What Policyholders Should Expect from Storm Service Providers

Storm Service Providers

Natural disasters like Hurricane Harvey bring out both the best and the worst. It can be a real puzzle sorting out the good guys from the bad, the helpful from the opportunists, and the experienced from, well, more opportunists. The best thing you can do as a business owner or homeowner is to be informed, do your research, and most importantly, ask questions.

Texas property owners impacted by Hurricane Harvey are going to become familiar with service providers and professionals they never needed or even knew existed before. Here are some of the types of professionals Texans will see in the coming months, and what you need to know.

Independent Adjusters

When you contact your insurance company, they will send out an adjuster to evaluate your damage. It doesn’t matter if your insurance company is State Farm – the largest one out there – or some fly by night offshore file drawer of a company. None of them have enough adjusters to handle all of the claims that will arise out of Hurricane Harvey. So in the coming days, insurance companies will be scrambling to find as many “independent adjusters” as they can. This title – “independent adjuster” – suggests that the adjuster assigned to your claim is independent of the insurance company. But, that isn’t what it means at all – it just means these adjusters are outsourced contractors. That said, some of them are dedicated, conscientious professionals who want to get it right. But others may have had no experience at all as an adjuster before they were thrown into a crash course on adjusting and sent out into the field. We’ve seen all kinds of independent adjusters over the years, ranging from guys with 30 years of catastrophe property damage experience down to 20-year-old kids fresh from working at a Walmart cash register. Too often, the sheer mass of claims after a natural disaster results in unqualified or inexperienced adjusters being given the unfair task of handling claims they aren’t equipped to handle. So here’s the key if you get an incompetent first adjuster: ask for a re-inspection. Most of the time, your insurer will send a second adjuster out, and the further you get from the storm date, the better the adjuster quality seems to get as the incompetent ones melt away.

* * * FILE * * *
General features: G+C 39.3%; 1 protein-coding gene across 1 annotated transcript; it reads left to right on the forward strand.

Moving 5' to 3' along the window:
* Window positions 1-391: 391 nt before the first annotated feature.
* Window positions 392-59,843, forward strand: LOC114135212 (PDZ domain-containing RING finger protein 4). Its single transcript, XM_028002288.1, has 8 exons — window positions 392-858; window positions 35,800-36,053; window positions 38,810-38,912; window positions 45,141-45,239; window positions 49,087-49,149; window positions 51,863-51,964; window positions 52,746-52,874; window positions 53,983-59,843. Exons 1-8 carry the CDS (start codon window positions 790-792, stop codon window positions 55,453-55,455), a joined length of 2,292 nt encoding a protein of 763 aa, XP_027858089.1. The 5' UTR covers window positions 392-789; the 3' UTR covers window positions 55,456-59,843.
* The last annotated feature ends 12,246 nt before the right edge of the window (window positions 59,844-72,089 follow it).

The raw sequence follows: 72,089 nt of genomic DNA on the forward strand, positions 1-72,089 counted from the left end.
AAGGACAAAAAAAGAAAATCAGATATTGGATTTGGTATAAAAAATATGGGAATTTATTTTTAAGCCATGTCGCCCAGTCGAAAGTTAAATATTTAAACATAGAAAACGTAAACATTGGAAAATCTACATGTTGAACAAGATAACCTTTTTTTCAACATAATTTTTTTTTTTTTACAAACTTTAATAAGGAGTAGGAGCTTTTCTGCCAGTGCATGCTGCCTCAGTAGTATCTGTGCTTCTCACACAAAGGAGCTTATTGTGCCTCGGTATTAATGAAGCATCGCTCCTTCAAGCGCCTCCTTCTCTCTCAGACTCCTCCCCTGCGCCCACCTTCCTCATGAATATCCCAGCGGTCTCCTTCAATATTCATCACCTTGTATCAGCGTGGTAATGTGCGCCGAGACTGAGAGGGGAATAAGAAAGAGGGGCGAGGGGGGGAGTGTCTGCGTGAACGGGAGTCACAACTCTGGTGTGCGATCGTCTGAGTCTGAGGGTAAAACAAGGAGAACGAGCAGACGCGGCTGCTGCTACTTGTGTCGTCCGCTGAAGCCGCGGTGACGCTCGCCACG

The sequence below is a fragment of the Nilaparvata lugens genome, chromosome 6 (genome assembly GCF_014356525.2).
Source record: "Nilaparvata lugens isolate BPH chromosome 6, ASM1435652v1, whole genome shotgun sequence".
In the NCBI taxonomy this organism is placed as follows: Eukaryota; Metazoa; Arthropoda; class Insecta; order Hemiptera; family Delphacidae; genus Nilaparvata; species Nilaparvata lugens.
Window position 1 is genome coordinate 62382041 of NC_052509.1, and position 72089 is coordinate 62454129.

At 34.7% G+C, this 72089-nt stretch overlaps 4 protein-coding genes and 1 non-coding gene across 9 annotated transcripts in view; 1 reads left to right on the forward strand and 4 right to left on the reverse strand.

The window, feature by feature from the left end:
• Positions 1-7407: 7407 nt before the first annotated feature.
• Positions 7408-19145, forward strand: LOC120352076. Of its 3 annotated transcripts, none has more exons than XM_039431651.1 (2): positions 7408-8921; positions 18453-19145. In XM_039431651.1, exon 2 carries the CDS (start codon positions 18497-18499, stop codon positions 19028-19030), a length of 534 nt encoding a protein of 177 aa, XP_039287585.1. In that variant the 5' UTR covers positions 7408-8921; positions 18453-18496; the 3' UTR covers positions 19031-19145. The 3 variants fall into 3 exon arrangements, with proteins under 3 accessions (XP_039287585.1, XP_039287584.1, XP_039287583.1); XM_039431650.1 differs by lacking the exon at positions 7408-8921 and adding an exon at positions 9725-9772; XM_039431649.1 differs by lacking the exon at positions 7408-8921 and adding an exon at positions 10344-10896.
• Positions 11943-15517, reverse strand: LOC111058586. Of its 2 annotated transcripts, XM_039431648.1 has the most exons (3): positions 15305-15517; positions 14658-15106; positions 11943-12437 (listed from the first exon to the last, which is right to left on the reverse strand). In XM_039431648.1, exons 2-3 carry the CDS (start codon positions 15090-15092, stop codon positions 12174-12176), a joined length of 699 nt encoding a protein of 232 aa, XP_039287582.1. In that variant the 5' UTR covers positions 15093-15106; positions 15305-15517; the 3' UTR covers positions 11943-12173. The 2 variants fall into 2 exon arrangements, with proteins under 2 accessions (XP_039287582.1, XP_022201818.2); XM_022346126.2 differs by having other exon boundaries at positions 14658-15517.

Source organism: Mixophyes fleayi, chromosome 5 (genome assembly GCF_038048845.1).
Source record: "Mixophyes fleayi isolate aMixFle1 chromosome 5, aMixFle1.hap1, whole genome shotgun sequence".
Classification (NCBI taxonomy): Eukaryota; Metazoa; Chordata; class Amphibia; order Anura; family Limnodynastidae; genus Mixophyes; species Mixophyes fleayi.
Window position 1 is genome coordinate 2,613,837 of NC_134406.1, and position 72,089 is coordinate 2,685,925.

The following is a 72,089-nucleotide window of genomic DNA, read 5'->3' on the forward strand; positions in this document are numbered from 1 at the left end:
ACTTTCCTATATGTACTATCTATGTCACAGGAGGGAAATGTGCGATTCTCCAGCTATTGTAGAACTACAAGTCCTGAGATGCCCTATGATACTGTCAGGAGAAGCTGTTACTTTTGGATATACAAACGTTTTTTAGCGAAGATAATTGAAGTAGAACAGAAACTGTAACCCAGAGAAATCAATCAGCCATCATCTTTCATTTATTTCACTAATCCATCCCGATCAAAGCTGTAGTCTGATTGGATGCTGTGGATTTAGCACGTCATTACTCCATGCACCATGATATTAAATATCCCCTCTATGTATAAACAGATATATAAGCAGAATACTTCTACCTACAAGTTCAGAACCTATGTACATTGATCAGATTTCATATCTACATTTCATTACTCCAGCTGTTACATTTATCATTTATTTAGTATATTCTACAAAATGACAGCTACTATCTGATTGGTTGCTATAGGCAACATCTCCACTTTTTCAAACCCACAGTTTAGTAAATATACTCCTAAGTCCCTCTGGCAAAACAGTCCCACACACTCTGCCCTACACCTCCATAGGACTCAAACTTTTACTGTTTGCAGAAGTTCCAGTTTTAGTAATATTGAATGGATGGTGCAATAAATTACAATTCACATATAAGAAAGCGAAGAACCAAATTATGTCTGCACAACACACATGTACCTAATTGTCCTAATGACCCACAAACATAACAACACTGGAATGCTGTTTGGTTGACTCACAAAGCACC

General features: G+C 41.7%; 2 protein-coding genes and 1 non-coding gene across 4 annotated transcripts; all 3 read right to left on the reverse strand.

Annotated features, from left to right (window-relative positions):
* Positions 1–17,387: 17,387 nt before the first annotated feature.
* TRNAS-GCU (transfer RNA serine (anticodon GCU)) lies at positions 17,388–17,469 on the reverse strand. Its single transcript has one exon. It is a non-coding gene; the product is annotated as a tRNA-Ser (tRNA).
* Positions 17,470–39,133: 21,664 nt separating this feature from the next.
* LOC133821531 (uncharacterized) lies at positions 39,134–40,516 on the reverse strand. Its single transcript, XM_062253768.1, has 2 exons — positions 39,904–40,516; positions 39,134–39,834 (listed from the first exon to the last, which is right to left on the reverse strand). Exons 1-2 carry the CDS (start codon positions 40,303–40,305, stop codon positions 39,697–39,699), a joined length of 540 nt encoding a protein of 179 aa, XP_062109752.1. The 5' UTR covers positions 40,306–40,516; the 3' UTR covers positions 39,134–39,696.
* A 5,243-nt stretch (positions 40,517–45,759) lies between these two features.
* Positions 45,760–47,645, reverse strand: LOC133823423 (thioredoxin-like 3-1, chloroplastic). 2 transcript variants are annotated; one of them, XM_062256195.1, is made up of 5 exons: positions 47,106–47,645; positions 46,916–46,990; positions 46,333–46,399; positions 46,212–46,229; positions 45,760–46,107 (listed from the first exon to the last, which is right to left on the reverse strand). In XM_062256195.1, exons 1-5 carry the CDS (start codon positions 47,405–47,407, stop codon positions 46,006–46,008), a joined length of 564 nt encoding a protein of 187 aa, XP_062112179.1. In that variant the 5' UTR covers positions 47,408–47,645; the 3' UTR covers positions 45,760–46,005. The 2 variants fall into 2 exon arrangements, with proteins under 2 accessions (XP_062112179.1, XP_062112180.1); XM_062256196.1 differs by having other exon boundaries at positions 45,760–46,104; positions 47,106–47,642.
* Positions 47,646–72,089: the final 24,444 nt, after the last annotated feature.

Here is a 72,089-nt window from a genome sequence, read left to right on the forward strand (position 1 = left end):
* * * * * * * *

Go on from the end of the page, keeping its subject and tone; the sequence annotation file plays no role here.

Public Adjusters

A public adjuster is a professional adjuster licensed under Texas insurance laws, and their role is to represent the insured on an insurance claim. Public adjusters are legally authorized to act as the policyholder’s advocate in recovering benefits due under the insurance contract. Qualified public adjusters have extensive experience inspecting storm damages, preparing estimates of the damage, and working with independent adjusters paid by insurance companies. Public adjusters work on the policyholder’s behalf to ensure your property is completely inspected and all damage is presented to the insurance company.

But beware, in the wake of a natural disaster, many unqualified public adjusters will flock to the area to take advantage of people in a vulnerable time. Texas has a strict licensing program for public adjusters with which all license holders must comply. Do not hesitate to ask for a copy of someone’s Texas license if they offer assistance with your claim – and note that licenses from other states do not make an adjuster licensed in Texas. While it is not a guarantee of competence, you can increase the changes of identifying a qualified public adjuster by working with those who are members of the Texas Association of Public Adjusters (TAPIA) or the National Association of Public Adjusters (NAPIA). There are plenty of good public adjusters who aren’t members of these organizations, but membership in TAPIA or NAPIA is a clear indication the public adjuster is licensed, competent, and experienced. Ask your public adjuster if he or she maintains a membership with one or both of these organizations; if they do not, then ask particularly detailed questions about their training and experience. Additionally, since Texas has strict requirements that govern the terms of a public adjuster’s contract, a licensed member of a legitimate organization is more likely to use a legally compliant contract.